Varda surreptitiously clicked her recorder on. “So, Mrs. Kleinstein, it takes a person of real courage and vision to advance opinions that aren’t always PC. Our readers would love to know: How did you get your start?”

“Well, ever since I was a kid, I’ve always enjoyed stealing candy from babies,” mused Mrs. Kleinstein, taking a sip of her coffee. “From there, it was just a hop, skip, and a jump to telling overweight people the truth they didn’t want to hear. But people were uncomfortable when I spoke the unvarnished truth. And then I realized that the do-gooders of the world were trying to cancel us.”

Varda looked quizzical.

“Look, Mammeleh,” said Mrs. Kleinstein, leaning forward. “They make everything sound so simple. ‘Don’t look at what the Cohens do, just make the bar mitzvah that you want and can afford.’ As if little Yanky won’t be in therapy for most of his adolescence if you decide not to pay for the eight-piece band and hot pastrami carving stations the rest of his class had. And instead of just acknowledging that basic truth of human nature, everyone pretends they’re bigger than that, that there’s something wrong with just being real about it.

“And furthermore.” Her thick, bejeweled finger stabbed out the syllables in the air. “Many people agree with my opinions, or think that they personally are exceptions, even if they won’t admit it to themselves. It’s not socially correct to admit that your daughter is a cut above all the other seminary applicants, but c’mon, what type of mother thinks the clods from next door produced a superior human being?” Mrs. Kleinstein warmed to her topic with all the delicacy of a freight train gathering steam.

“Take Proposition 32 that the new government is trying to pass, yes? ‘All struggling teens have beautiful neshamos and should be treated with warmth and compassion. No growing soul should be turned away from our heilige mosdos hachinuch.’ Who could argue with that, amiright?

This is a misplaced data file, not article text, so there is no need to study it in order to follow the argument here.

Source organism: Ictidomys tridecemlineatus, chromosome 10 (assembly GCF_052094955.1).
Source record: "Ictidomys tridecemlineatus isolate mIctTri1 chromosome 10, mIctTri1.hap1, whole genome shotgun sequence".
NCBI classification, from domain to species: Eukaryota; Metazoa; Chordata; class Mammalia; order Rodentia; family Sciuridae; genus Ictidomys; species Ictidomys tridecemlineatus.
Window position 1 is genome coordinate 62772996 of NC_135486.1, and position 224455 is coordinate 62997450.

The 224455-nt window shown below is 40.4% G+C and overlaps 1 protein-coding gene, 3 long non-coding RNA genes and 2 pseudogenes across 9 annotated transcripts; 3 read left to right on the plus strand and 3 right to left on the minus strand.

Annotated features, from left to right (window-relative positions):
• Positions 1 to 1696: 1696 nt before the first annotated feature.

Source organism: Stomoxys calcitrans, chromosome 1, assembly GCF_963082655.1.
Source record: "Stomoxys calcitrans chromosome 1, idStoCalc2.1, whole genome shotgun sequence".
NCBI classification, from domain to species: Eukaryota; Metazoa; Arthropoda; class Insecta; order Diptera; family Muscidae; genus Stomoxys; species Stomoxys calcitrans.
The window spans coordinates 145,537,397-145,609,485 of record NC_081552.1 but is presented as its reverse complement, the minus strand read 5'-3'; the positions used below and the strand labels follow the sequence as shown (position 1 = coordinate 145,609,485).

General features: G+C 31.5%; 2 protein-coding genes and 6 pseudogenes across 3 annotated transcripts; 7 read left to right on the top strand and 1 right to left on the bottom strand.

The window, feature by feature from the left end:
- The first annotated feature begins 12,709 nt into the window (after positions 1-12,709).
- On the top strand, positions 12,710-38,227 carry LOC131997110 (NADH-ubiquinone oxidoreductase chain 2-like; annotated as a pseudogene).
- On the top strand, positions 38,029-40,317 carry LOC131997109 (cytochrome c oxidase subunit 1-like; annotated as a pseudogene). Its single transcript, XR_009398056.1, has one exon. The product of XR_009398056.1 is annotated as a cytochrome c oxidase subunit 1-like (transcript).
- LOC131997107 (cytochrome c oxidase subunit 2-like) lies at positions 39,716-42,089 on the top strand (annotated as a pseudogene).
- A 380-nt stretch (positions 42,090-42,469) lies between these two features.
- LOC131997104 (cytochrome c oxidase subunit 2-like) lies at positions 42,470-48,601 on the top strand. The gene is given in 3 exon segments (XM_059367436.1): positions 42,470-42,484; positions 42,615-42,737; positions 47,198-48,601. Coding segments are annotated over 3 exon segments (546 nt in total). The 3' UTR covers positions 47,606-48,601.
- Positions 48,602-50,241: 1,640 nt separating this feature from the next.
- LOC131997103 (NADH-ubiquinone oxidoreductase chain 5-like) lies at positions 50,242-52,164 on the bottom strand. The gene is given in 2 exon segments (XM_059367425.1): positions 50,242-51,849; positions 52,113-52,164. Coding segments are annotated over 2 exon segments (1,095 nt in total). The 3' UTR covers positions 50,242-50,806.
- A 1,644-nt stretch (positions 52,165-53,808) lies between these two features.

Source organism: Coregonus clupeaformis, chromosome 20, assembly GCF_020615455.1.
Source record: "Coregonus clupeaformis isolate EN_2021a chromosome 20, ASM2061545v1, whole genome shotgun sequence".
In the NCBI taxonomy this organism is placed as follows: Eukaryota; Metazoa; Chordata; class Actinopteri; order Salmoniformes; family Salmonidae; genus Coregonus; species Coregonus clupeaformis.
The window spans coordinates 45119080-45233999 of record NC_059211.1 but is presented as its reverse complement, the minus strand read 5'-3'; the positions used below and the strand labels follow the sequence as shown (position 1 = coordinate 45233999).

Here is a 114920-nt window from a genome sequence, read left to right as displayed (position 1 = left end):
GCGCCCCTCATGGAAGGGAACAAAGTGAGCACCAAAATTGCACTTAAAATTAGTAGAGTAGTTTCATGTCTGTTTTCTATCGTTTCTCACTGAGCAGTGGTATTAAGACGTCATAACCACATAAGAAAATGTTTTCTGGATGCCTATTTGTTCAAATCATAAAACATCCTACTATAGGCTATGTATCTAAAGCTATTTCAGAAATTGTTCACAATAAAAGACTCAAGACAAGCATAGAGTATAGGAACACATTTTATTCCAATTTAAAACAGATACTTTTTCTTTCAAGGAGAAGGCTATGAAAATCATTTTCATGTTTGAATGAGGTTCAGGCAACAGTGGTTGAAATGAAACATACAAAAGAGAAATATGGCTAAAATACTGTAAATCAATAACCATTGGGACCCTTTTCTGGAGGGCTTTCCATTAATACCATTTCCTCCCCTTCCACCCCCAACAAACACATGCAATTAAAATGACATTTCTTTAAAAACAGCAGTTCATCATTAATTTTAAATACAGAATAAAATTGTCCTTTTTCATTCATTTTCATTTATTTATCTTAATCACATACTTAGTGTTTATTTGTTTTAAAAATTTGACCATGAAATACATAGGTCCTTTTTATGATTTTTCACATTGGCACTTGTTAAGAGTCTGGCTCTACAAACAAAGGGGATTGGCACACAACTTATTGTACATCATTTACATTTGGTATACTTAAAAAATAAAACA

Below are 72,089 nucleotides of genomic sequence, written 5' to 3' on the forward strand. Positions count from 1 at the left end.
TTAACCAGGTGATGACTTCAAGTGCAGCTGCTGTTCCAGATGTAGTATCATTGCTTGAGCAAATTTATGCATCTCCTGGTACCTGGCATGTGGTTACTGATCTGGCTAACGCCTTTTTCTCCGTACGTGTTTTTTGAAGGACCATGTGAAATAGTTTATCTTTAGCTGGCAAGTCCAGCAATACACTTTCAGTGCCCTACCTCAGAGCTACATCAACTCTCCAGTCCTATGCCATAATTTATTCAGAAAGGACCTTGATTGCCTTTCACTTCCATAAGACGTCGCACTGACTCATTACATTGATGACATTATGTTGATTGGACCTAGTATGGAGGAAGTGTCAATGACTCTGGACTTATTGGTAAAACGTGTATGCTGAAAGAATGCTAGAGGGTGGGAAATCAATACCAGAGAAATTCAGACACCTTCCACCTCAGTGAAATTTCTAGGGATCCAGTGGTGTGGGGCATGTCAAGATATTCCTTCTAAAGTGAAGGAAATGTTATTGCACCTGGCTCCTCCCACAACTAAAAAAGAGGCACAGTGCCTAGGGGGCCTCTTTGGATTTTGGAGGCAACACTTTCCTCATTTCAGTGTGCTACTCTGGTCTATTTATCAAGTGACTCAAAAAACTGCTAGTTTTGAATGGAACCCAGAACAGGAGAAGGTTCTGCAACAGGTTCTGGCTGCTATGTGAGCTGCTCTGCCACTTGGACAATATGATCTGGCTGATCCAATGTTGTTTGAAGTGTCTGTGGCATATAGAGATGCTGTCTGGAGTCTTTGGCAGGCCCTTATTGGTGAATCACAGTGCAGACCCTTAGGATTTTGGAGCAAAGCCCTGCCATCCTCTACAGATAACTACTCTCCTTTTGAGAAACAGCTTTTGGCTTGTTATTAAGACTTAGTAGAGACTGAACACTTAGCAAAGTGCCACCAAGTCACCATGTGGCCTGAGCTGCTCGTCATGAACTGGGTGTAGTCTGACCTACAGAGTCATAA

“But then there’s Zack. He chain-smokes substances that I can’t mention in your magazine for fear of exposing teen readers, and he has more electronics in his pockets than are onboard a Tesla. But he does have a — what was that? A beautiful neshamah. A growing one. You’re okay if I seat him next to your Chezky in class, hmmm?” Chedva Cheftzibah Kleinstein purred. “Beautiful neshamah. Really growing. He told me he hopes to be clean by summer. Next summer, I mean. No doubt about it — some of these ideas are much more attractive in theory than in practice.”

“Is it hard, sometimes, to feel like a lone voice?” asked Varda. “Like everyone else has the ‘right’ opinions and you’re somehow… less than?”

“It’s true that not so many people agree with me out loud,” said Mrs. Kleinstein. “But the key to winning this fight isn’t to get people to verbally walk back their principles. We just need them to continue going with the flow. Even if they grumble about it. Because, you’ll notice, the flow is different from the high-minded virtue-signaling that fills the Inbox. They can continue writing all the tsk-tsking letters they want, as long as they keep knuckling under and doing what their neighbors are doing.”

Late Motzaei Shabbos, Varda hunched over the wireless radio transmitter in her room, urgently taptapping her findings in Morse code. Suddenly, the door to her room was flung wide open.

“Look! There she is!” exclaimed Mrs. Kleinstein. “See! I told you those glasses and nose were fake.”

“I bet her name isn’t even Talia Tirtza,” cried a woman in a messy pony sheitel.

Varda began to surreptitiously gather her papers. “How did you know?” she asked.

“It was that conversation at Melaveh Malkah,” said a woman with severe bangs. “I said that therapy is a 21st-century invention to make losers feel better about themselves, but you said… you said, ‘Therapy is a gift of self-discovery that every woman deserves. There should be no stigma attached to becoming a stronger, more empathetic person.’”

“You’re not one of us! You’re one of the Virtuous Everyone!” yelled Messy Pony.

Varda chose that moment to beat a hasty retreat, dramatically flinging open the window sash, and leaping from the (fortunately first-floor) window of her hotel room.

Racing to her getaway vehicle with her precious notebook and recorder hidden deep in her trench coat pocket, Varda felt like a real genuine actress in a real genuine made-for-frum-audiences thriller, until she remembered that only the boys get to use the guns and helicopters; the girls get song-and-dance ensembles cribbed from Broadway musicals.

She leaped behind the wheel of her 2017 Toyota Sienna and gunned the engine. Predictably, nothing happened, and the Bad Opinions were quickly closing in on her. It was too late. Because just like in real life, the good guys don’t always win.  


(Originally featured in Family First, Issue 833)

Oops! We could not locate your form.